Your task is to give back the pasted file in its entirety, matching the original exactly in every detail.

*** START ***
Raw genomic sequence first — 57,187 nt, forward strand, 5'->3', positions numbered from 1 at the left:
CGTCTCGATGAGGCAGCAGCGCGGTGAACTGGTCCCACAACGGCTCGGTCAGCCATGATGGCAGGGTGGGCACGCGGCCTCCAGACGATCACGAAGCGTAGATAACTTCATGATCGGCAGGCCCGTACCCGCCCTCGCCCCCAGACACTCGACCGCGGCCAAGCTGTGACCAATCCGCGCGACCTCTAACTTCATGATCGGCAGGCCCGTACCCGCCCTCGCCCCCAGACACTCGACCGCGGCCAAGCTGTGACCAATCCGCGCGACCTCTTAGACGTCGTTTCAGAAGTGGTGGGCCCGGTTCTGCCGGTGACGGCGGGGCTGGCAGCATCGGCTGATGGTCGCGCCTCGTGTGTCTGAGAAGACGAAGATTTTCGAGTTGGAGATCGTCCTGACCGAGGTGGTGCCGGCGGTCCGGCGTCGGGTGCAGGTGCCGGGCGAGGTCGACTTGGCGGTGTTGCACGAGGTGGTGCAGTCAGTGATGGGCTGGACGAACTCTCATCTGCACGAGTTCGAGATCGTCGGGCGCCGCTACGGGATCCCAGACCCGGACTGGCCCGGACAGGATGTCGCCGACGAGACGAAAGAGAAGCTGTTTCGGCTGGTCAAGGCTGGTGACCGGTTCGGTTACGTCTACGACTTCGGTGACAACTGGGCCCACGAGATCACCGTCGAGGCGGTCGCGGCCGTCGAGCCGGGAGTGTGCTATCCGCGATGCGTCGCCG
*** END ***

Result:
Raw genomic sequence first — 57,187 nt, forward strand, 5'->3', positions numbered from 1 at the left:
CGTCTCGATGAGGCAGCAGCGCGGTGAACTGGTCCCACAACGGCTCGGTCAGCCATGATGGCAGGGTGGGCACGCGGCCTCCAGACGATCACGAAGCGTAGATAACTTCATGATCGGCAGGCCCGTACCCGCCCTCGCCCCCAGACACTCGACCGCGGCCAAGCTGTGACCAATCCGCGCGACCTCTAACTTCATGATCGGCAGGCCCGTACCCGCCCTCGCCCCCAGACACTCGACCGCGGCCAAGCTGTGACCAATCCGCGCGACCTCTTAGACGTCGTTTCAGAAGTGGTGGGCCCGGTTCTGCCGGTGACGGCGGGGCTGGCAGCATCGGCTGATGGTCGCGCCTCGTGTGTCTGAGAAGACGAAGATTTTCGAGTTGGAGATCGTCCTGACCGAGGTGGTGCCGGCGGTCCGGCGTCGGGTGCAGGTGCCGGGCGAGGTCGACTTGGCGGTGTTGCACGAGGTGGTGCAGTCAGTGATGGGCTGGACGAACTCTCATCTGCACGAGTTCGAGATCGTCGGGCGCCGCTACGGGATCCCAGACCCGGACTGGCCCGGACAGGATGTCGCCGACGAGACGAAAGAGAAGCTGTTTCGGCTGGTCAAGGCTGGTGACCGGTTCGGTTACGTCTACGACTTCGGTGACAACTGGGCCCACGAGATCACCGTCGAGGCGGTCGCGGCCGTCGAGCCGGGAGTGTGCTATCCGCGATGCGTCGCCG